Assessment and monitoring

Optional Projects for an Introductory Statistics Course

Nicholas Myers and Angus Phimister, University of Edinburgh

Nicholas Myers and Angus Phimister, University of Edinburgh and
Published July 2016

Peer-assessed videos as a substitute for in-class presentations

Damian Park, Santa Clara University, USA

Damian Park
Santa Clara University
Published December 2015

Adapted, with permission, from a post to the tch-econ mailing list.

Better Preparing Students for Assessment: Marking Criteria, Mock Assessments and Peer-Feedback

Chris Wilson, Loughborough University

Chris Wilson
School of Business and Economics, Loughborough University
Published July 2015


This case study evaluates a set of three complementary interventions to help students better prepare for assessments and improve their performance. In particular, it considers i) the provision of more explicit marking criteria, ii) the implementation of a mock assessment, and iii) the provision of opportunities for peer-feedback, on a third-year undergraduate economics module.

Assessment and Feedback

Jon Guest, Coventry University

Edited by Rebecca Taylor,
The Open University
Published January 2013

Pedagogical topics: 

Writing and using computer-aided assessment (CAA) in mathematics for economics first years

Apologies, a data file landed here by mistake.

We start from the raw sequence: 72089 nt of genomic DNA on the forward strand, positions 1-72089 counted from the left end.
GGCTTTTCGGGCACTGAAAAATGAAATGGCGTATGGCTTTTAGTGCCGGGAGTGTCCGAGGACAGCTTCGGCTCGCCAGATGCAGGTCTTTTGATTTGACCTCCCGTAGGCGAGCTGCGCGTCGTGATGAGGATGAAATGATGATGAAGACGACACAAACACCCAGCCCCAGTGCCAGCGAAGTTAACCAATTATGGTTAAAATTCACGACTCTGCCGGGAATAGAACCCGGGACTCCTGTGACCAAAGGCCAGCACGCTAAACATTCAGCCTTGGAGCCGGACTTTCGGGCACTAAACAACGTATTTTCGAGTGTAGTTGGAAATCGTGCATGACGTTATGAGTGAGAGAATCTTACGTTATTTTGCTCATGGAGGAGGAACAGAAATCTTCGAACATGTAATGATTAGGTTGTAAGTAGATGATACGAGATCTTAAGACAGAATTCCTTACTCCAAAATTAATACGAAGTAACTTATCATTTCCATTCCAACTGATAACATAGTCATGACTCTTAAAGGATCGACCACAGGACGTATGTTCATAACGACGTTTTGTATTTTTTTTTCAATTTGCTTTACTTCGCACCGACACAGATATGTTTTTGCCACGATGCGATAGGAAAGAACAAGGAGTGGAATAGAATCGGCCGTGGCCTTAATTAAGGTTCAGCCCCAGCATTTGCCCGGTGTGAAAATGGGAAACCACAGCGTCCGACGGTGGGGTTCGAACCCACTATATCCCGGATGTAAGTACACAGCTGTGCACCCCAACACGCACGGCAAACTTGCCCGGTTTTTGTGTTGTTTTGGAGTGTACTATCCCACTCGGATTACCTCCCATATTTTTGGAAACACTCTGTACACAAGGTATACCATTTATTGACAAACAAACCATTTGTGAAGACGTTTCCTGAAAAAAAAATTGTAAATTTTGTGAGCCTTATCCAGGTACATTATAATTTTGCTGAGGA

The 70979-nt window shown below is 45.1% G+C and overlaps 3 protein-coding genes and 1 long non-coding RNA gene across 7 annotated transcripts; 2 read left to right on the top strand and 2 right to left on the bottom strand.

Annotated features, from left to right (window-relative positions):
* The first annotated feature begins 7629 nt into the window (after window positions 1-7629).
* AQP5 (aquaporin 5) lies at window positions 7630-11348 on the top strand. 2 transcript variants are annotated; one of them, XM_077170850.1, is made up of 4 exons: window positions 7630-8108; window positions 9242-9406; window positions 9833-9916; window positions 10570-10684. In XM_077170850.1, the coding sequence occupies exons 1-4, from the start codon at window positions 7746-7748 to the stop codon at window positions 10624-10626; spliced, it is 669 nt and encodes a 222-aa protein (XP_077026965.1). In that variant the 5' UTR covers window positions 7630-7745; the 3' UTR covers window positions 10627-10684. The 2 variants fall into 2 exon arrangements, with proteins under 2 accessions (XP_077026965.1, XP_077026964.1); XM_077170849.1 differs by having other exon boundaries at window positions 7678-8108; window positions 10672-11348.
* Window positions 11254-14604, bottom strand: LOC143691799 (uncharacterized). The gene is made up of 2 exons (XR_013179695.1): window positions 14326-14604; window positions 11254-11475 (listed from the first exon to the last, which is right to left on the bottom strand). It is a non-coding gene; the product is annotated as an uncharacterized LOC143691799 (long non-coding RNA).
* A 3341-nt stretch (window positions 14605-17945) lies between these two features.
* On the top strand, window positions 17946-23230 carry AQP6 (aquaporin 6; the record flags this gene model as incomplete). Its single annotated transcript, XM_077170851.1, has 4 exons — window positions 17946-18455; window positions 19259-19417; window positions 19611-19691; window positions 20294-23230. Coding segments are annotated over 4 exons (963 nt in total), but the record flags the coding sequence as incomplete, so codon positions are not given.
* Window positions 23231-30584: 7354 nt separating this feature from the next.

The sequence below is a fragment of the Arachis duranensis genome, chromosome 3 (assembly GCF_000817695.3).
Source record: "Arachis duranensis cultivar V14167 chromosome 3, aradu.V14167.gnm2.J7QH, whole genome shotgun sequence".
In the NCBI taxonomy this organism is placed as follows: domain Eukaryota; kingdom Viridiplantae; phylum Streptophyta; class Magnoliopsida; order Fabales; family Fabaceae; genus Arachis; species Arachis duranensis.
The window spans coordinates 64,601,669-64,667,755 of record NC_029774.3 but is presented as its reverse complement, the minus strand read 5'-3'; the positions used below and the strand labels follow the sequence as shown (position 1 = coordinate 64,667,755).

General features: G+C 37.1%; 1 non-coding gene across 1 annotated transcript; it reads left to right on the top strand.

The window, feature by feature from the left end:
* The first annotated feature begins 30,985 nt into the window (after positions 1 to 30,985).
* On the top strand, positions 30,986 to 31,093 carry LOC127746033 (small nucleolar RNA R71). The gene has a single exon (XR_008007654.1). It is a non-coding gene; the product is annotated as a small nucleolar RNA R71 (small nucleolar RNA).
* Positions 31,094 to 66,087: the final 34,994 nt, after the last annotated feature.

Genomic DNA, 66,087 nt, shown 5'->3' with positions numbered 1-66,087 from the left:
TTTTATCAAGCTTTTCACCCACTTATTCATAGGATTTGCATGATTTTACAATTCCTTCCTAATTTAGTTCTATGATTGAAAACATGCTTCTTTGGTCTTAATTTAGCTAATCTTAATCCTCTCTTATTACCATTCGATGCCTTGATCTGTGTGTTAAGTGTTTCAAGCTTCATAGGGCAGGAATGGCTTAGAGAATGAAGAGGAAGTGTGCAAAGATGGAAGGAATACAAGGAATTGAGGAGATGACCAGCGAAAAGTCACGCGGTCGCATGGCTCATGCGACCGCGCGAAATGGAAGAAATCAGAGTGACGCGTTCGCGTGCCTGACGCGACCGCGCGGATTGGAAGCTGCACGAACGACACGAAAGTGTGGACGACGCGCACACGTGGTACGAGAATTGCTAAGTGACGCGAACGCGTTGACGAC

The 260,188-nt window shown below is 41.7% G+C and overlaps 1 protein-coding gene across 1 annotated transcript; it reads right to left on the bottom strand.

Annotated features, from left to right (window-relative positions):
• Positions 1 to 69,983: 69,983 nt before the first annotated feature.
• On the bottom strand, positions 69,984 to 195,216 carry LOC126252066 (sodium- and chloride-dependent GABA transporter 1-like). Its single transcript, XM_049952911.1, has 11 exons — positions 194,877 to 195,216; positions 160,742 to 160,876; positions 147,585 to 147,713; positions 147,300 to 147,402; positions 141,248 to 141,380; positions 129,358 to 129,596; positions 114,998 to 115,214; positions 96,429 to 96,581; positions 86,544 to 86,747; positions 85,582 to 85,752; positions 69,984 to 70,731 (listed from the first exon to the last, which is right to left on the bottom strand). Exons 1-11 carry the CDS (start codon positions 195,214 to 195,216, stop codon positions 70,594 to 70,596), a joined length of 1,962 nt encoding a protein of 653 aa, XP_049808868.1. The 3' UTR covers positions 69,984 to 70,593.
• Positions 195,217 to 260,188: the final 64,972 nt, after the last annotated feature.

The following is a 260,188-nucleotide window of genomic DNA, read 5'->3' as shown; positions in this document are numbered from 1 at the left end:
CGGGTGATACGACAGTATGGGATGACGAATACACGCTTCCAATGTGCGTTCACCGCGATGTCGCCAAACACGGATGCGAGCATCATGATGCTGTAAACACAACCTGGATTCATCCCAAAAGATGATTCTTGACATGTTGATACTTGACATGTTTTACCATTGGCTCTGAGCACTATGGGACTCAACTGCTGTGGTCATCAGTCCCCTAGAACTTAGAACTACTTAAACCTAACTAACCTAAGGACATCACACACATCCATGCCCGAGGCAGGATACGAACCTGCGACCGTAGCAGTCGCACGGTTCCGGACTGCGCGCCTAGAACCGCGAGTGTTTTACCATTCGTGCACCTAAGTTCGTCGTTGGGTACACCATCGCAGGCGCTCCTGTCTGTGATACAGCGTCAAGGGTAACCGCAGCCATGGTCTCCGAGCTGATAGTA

Martin Greenhow, Department of Mathematical Sciences, Brunel University

Martin Greenhow, Department of Mathematical Sciences, Brunel University
Published May 2012

The New Science of Learning and Why Students Forget Their Economics So Quickly

Donald T. Wargo and Olga Vilceanu, Temple University, Philadelphia
Donald T. Wargo and Olga Vilceanu, Temple University
Published June 2011
(Adapted from a paper presented at the AEA National Conference on Teaching Economics, Stanford University, June 1-3, 2011. For a full copy of the paper, e-mail the author.)

The New Science of Learning

Teaching Economics to non-Economists

Judith Piggott (with Fran Smith), Oxford Brookes University
Judith Piggott
Principal Lecturer, Oxford Brookes University
Published July 2010

Economics staff, especially in non-traditional Universities, are often ask to provide economics courses for non-specialists. This term can mean those on combined honours, dual discipline courses but also those who have never done any economics before.